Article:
Kerrin, regardless of how close or far off the mark our estimations have been, I've certainly enjoyed the exercise. Thanks for playing. :)
[edited by: Dante_Maure at 4:01 pm (utc) on Nov. 18, 2002]
| 3:50 pm on Nov 18, 2002 (gmt 0)|
well, first off, according to the SEC filing by YAHOO dated 9/30/02, total revenue was 667 million for the first 9 months of '02. second, overture revenue represents approx 10% of that figure or approx 70 million. lastly, as YAHOO stock is now selling for $15 and change, i really doubt that any share holder who bought YAHOO in 2000 at $250 a share is very happy.
| 4:46 pm on Nov 18, 2002 (gmt 0)|
Awesome jacon... now we've got some real numbers to work with. :)
Let's way over estimate 200 paid submissions per day. (not including Sundays when they add almost no sites) On average 10% or less are Adult. (check the new sites pages to confirm)
This yields roughly 20 Million per year in new submissions. (make it 30 if you feel that %50 would have been likely to renew)
This with an enormous overhead expenditure.
Now compare that with roughly 93 Million in Overture revenue and virtually no overhead.
Pretty clear where the chips lay in this regard.
|as YAHOO stock is now selling for $15 and change, i really doubt that any share holder who bought YAHOO in 2000 at $250 a share is very happy. |
You're using the pre-bust stock prices as a point of reference for this discussion?
We're discussing the impact of the recent site updates.
As of 7 weeks ago before the changes, YHOO was trading at $9 a share.
Today it's up to $17.45
Are the share holders pleased?
| 5:06 pm on Nov 18, 2002 (gmt 0)|
While almost everyone agrees that the Yahoo Directory results were poor, there seems to be little discussion of WHY they were poor. IMO, the problem was twofold: directory searches of any type are quite different than searches based on a deep-spidered index. Second, the algorithm itself was flawed - keyword-heavy domains worked because that's the way Yahoo ranked sites. Compare that with Google, for example, which took generic DMOZ data and creatively overlaid PageRank data to create a different directory.
I think Yahoo will opt to have its cake and eat it, too. I.e., they are going to find a way to make the directory relevant again - mix directory results into the SERPs, somehow combine the Google and directory search, or display a separate box of directory results. $30 million a year isn't peanuts, and if they came up with a way to encourage or force renewals on grandfathered sites (e.g., preferred display for "subscribers"), it could break $100 million.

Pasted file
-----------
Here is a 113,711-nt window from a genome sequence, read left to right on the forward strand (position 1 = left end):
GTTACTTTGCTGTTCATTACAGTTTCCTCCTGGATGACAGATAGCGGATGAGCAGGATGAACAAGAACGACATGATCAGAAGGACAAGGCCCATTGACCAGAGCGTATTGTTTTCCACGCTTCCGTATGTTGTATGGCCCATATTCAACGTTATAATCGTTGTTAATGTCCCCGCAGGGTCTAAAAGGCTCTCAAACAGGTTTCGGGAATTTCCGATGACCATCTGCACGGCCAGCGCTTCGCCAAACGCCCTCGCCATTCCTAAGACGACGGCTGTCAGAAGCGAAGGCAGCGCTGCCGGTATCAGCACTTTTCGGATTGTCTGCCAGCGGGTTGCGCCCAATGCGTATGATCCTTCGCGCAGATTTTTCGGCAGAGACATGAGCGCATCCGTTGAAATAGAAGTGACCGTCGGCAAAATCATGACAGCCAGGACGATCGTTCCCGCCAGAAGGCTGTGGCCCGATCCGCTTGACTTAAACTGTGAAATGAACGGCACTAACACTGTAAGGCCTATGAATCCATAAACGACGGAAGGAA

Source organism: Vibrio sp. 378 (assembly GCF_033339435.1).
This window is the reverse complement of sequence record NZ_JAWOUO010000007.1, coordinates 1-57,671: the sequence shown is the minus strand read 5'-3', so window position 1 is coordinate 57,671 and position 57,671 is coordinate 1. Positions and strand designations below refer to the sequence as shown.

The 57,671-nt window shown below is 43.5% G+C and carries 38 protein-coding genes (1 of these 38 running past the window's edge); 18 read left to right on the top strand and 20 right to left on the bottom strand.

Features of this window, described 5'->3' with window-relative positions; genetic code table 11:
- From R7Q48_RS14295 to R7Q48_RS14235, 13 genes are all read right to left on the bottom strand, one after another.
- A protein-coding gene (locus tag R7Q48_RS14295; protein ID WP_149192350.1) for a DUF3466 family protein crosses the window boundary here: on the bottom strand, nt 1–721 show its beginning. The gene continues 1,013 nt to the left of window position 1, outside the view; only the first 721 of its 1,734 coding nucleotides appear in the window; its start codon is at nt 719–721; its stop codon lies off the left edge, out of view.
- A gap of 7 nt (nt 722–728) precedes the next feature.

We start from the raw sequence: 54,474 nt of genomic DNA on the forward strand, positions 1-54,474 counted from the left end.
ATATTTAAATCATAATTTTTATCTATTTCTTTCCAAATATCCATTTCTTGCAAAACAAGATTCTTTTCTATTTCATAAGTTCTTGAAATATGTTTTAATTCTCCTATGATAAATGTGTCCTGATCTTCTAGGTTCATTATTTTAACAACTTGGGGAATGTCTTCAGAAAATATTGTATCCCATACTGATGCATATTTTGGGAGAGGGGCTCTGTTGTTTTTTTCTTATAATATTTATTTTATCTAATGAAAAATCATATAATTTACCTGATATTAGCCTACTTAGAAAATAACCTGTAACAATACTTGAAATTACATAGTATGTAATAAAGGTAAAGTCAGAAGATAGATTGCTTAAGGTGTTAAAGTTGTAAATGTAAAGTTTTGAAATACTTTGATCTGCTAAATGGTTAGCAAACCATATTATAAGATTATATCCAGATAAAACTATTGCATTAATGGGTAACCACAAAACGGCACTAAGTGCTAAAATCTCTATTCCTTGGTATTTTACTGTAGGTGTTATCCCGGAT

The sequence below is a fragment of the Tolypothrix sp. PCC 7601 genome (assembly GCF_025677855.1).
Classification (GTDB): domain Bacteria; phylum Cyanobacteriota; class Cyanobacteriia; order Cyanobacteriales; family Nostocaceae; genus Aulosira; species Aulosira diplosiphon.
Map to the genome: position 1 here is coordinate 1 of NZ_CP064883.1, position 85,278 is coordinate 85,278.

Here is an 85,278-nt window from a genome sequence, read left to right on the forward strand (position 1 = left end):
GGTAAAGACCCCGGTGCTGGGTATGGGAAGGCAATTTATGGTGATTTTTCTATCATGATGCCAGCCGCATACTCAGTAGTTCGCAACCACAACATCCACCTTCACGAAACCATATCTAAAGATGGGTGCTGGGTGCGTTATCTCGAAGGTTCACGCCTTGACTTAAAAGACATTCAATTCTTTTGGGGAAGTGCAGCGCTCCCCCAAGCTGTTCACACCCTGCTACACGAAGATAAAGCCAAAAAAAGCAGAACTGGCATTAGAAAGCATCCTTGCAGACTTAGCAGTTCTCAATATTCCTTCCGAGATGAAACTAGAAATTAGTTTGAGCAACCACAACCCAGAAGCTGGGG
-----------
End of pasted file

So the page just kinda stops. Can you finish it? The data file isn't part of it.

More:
| 5:46 pm on Nov 18, 2002 (gmt 0)|
[buyandhold.tenkwizard.com...] marketing & services...404 million, primarily from the sale of banners,sponorships and text-link ads including OV agreement. for the 9 months in 2002 marketing and services increased 0.5 million or less than 1 % over the same period in 2001. fees & listings....212 million, primarily from access to Hot Jobs database, small business services, portal solutions,personals and search and directory listings. for the 9 months in 2002, fees & listings increased 106 million or 101% over the same period in 2001. clearly, revenue from fees & listings is a cash cow for YAHOO and they are not likely to toss it out.
| 6:13 pm on Nov 18, 2002 (gmt 0)|
|fees & listings is a cash cow for YAHOO |
Indeed, and directory submissions is an undisclosed fraction of the revenue generated under their fees and listings header.
|and they are not likely to toss it out. |
I haven't seen anyone suggest that they will, quite the contrary in fact.
This entire debate has been about whether their de-emphasizing the directory listings was a bad fiscal business move... and based on much of what we have covered it seems clear that, if anything, Yahoo's financial outlook is stonger than it has been in quite some time.
| 7:00 pm on Nov 18, 2002 (gmt 0)|
well it seems clear to me that alot of folks are upset with YAHOO changing their search results to a 100% google search. i believe this will change, mostly because its a non- exclusive agreement with google and yahoo will do whatever is required to keep their listing & fees revenue growing. its way to early to tell if yahoo directory renewals will decrease because of the google search thing but if it does you can be sure yahoo will react. BTW...in my view, for commerical listings, google is the biggest spam engine on the planet. i think yahoo added google for info type sites and has other plans for commerical searchers. mabe FAST?